Can UFC Fighters Bet on Themselves?


Can UFC Fighters Bet on Themselves?

UFC is at the apex of mixed martial arts. Its icons are worshipped with the blood sport gaining audiences at a global level. Oddsmakers have jumped on the bandwagon and lines open as soon as a match is announced. 

Betting is not prohibited in UFC circles and fighters can place bets on their fights to spice up their take home earnings. The organization does have a code of conduct policy in place to ensure the sport is not brought into disrepute. 

Rhonda Rousey’s corner bet on her. Rashad Evans did it. Ricco Rodgriguez bet on himself to earn in the whereabouts of half a million dollar in his upset win over Randy Couture. Fighters can bet on themselves.

In this article, we will talk about gambling’s place in UFC, how the sport tackles this differently from boxing. We will also discuss how fighters make money and do they get money if they lose, along with tackling questions about complimentary tickets. So, without further adieu, let’s begin!

Are UFC Fighters Allowed to Bet on Themselves?

The UFC Fighter Conduct Policy does not deal directly with betting. Still, it requires its fighters to behave in a legal, ethical, and responsible manner so that they do not bring the organization into disrepute. 

In essence, fighters can bet on themselves; however, there are ethical problems attached to it. Ronda Rousey’s corner regularly bet on her to win. It allowed them to pad their winnings from the bout. 

It seems, one is allowed to bet on themselves or have those close to them gamble on their win. It becomes sketchy when bets with specific details are put in with respect to the bout. In 2014, Norman Parke bet on himself to win in the second round through a finish against Naoyuki Kotani. This raises questions whether Parke deliberately prolonged the match and did he knowingly drag the game into the second round, given his extra stake.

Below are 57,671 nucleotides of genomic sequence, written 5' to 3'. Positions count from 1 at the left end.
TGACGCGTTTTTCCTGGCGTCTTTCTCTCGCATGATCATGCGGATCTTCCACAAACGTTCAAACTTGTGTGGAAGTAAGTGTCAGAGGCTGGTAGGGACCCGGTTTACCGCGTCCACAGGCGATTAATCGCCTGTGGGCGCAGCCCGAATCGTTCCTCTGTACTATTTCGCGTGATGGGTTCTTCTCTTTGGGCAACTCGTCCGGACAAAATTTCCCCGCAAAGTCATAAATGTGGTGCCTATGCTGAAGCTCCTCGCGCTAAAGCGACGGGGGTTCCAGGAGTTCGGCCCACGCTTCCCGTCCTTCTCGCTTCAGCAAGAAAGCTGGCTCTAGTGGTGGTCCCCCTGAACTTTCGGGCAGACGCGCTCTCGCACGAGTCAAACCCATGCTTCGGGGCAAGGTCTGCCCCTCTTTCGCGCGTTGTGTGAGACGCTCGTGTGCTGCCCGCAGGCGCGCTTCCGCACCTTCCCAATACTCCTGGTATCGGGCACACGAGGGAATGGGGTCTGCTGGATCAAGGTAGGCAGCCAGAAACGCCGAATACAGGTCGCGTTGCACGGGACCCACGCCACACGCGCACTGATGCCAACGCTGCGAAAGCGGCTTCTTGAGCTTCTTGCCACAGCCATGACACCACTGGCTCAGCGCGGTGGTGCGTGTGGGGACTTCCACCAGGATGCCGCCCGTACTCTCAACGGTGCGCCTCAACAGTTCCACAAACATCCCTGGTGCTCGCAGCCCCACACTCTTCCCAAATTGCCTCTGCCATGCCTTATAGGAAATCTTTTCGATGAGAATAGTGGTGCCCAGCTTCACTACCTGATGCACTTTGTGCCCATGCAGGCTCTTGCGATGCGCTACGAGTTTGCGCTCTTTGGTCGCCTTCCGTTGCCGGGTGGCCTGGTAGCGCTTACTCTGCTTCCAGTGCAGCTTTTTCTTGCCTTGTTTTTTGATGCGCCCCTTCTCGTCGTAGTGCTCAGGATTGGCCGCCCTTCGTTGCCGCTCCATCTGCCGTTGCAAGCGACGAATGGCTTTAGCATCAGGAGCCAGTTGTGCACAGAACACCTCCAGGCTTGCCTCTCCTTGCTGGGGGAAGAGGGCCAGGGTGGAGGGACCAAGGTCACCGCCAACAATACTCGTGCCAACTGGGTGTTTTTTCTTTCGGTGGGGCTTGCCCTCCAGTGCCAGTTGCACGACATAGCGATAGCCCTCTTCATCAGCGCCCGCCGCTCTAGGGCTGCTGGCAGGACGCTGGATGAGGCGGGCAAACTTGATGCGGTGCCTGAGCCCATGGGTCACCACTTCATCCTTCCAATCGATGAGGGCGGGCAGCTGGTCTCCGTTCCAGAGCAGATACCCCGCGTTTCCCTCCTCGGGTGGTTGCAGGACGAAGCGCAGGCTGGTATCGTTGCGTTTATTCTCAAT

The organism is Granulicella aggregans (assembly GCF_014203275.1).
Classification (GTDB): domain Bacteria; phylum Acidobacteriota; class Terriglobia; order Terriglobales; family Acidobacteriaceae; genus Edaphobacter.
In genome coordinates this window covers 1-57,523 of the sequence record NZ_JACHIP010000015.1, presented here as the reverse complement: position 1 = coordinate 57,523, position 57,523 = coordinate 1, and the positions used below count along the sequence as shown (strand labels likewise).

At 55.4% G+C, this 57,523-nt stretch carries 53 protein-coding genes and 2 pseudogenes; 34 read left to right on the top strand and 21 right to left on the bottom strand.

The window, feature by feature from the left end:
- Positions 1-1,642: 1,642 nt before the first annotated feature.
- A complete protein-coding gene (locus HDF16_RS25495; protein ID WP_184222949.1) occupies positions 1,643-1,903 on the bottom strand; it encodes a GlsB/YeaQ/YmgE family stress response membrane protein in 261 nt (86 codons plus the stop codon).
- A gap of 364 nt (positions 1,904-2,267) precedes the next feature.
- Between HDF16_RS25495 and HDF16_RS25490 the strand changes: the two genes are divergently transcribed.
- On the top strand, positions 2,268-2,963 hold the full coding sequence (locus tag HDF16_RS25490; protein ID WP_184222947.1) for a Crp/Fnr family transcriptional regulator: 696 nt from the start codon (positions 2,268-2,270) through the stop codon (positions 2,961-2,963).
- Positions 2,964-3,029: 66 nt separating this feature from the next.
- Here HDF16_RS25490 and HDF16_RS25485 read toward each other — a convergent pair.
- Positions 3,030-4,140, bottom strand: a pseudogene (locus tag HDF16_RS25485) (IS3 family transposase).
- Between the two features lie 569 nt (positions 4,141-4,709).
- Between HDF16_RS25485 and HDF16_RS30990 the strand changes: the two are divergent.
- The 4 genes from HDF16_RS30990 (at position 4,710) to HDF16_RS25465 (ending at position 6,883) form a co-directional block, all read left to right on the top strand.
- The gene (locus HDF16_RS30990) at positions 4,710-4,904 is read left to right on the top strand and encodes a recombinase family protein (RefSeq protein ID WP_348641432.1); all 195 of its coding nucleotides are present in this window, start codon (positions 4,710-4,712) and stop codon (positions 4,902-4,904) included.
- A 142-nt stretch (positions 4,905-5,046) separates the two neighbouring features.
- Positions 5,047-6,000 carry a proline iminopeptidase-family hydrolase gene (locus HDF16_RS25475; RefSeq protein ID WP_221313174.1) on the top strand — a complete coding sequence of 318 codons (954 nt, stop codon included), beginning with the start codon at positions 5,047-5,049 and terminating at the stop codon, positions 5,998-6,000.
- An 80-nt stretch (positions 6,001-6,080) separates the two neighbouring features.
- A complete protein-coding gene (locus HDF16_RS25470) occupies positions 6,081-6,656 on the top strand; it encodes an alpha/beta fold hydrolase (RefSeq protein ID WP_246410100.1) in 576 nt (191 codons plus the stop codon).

While Parke won his 2014 bet, Rashad Evans did not enjoy the same luck when he took on Lyoto Machida in UFC 98. Machida secured a Round 2 TKO to add insult to injury. 

Based on UFC’s Fighter Conduct Policy, it can be gauged that there are no direct prohibitions for betting on oneself as long as the fight and organization’s reputation is not put under threat. 

Can UFC Fighters Bet Against Themselves?

UFC is relaxed in its approach to betting and allows it, many sports do not. National Football League and Major League Baseball have made an example out of those who are involved in it. The fight game is different, and UFC is still in its infancy as compared to other organizations. 

Match odds are regularly discussed, and fighters weigh in on them as well. Moreover, fighters are allowed to put bets on other fighters. Diego Sanchez bet in favor of Tito Ortiz defeating Ryan Bader. It was a legal bet and is allowed. Betting is not condoned, and one can bet on themselves. 

On the other hand, for UFC fighters, betting against themselves is not allowed. It can be viewed as throwing the fight and is a direct ethical violation of UFC’s Fighter Conduct Policy.

When fighters bet on the fight they are involved in; they risk not only their reputation but also that of the UFC. 

This is a direct violation of fighting commission rules and is construed as illegal gambling behavior. UFC has come under criticism in the past for not having appropriate policies or measures in place. The Victorian Commission for Gambling and Liquor Regulation even refused to allow punting on UFC 193 as a result. 

To clarify, there are examples of fighters and their corners betting on their matches. Ronda Rousey’s corner bet on her matches; they were straight-up money line bets in her favor and not on the other fighter. Betting against you is condoned and brings in serious repercussions. 

There are loopholes in the system. While betting on outright match results is questionable, to say the least, fighters can bet on minute details, such as takedowns avoided, matches going the distance until a specific round, manner of defeat and victory, so on and so forth. 

Do UFC Fighters Get Paid if They Lose?

The short and simple answer is, yes.

UFC fighters get paid if they lose. The fighters sign a contract that states their earnings from a particular fight. They get paid to make weight and fight their opponent.